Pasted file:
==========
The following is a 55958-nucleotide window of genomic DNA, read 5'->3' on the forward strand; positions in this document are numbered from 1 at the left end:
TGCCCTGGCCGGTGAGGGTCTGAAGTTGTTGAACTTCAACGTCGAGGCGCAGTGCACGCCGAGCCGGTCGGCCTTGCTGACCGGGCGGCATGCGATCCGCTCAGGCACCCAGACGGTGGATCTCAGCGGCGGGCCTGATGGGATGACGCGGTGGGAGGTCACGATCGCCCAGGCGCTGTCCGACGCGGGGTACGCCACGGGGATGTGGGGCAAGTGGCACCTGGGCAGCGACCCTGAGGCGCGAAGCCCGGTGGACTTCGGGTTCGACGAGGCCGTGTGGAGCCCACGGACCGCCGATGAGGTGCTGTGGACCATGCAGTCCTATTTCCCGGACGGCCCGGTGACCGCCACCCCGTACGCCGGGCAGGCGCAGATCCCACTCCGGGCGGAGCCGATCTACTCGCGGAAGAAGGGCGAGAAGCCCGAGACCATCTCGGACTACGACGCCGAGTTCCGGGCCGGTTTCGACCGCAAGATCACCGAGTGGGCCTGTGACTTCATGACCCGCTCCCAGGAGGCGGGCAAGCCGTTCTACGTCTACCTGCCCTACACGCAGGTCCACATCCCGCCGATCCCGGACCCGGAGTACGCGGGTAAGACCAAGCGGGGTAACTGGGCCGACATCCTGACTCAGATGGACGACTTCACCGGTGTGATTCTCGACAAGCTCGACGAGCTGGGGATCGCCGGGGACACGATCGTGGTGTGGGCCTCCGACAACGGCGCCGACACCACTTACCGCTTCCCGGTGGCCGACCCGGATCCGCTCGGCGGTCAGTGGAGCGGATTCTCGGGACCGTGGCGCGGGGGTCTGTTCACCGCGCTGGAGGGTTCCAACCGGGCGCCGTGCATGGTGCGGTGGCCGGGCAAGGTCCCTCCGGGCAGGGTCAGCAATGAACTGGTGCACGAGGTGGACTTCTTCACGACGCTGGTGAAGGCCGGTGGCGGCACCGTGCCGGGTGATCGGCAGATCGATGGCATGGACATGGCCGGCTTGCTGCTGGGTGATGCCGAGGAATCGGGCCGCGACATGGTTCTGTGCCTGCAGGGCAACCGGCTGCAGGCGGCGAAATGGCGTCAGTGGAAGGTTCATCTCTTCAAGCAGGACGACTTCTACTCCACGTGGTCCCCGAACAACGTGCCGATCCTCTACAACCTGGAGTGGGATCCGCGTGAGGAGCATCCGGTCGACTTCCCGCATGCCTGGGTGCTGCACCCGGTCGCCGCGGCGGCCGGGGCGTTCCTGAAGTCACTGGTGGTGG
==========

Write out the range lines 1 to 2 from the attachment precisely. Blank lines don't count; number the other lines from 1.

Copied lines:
The following is a 55958-nucleotide window of genomic DNA, read 5'->3' on the forward strand; positions in this document are numbered from 1 at the left end:
TGCCCTGGCCGGTGAGGGTCTGAAGTTGTTGAACTTCAACGTCGAGGCGCAGTGCACGCCGAGCCGGTCGGCCTTGCTGACCGGGCGGCATGCGATCCGCTCAGGCACCCAGACGGTGGATCTCAGCGGCGGGCCTGATGGGATGACGCGGTGGGAGGTCACGATCGCCCAGGCGCTGTCCGACGCGGGGTACGCCACGGGGATGTGGGGCAAGTGGCACCTGGGCAGCGACCCTGAGGCGCGAAGCCCGGTGGACTTCGGGTTCGACGAGGCCGTGTGGAGCCCACGGACCGCCGATGAGGTGCTGTGGACCATGCAGTCCTATTTCCCGGACGGCCCGGTGACCGCCACCCCGTACGCCGGGCAGGCGCAGATCCCACTCCGGGCGGAGCCGATCTACTCGCGGAAGAAGGGCGAGAAGCCCGAGACCATCTCGGACTACGACGCCGAGTTCCGGGCCGGTTTCGACCGCAAGATCACCGAGTGGGCCTGTGACTTCATGACCCGCTCCCAGGAGGCGGGCAAGCCGTTCTACGTCTACCTGCCCTACACGCAGGTCCACATCCCGCCGATCCCGGACCCGGAGTACGCGGGTAAGACCAAGCGGGGTAACTGGGCCGACATCCTGACTCAGATGGACGACTTCACCGGTGTGATTCTCGACAAGCTCGACGAGCTGGGGATCGCCGGGGACACGATCGTGGTGTGGGCCTCCGACAACGGCGCCGACACCACTTACCGCTTCCCGGTGGCCGACCCGGATCCGCTCGGCGGTCAGTGGAGCGGATTCTCGGGACCGTGGCGCGGGGGTCTGTTCACCGCGCTGGAGGGTTCCAACCGGGCGCCGTGCATGGTGCGGTGGCCGGGCAAGGTCCCTCCGGGCAGGGTCAGCAATGAACTGGTGCACGAGGTGGACTTCTTCACGACGCTGGTGAAGGCCGGTGGCGGCACCGTGCCGGGTGATCGGCAGATCGATGGCATGGACATGGCCGGCTTGCTGCTGGGTGATGCCGAGGAATCGGGCCGCGACATGGTTCTGTGCCTGCAGGGCAACCGGCTGCAGGCGGCGAAATGGCGTCAGTGGAAGGTTCATCTCTTCAAGCAGGACGACTTCTACTCCACGTGGTCCCCGAACAACGTGCCGATCCTCTACAACCTGGAGTGGGATCCGCGTGAGGAGCATCCGGTCGACTTCCCGCATGCCTGGGTGCTGCACCCGGTCGCCGCGGCGGCCGGGGCGTTCCTGAAGTCACTGGTGGTGG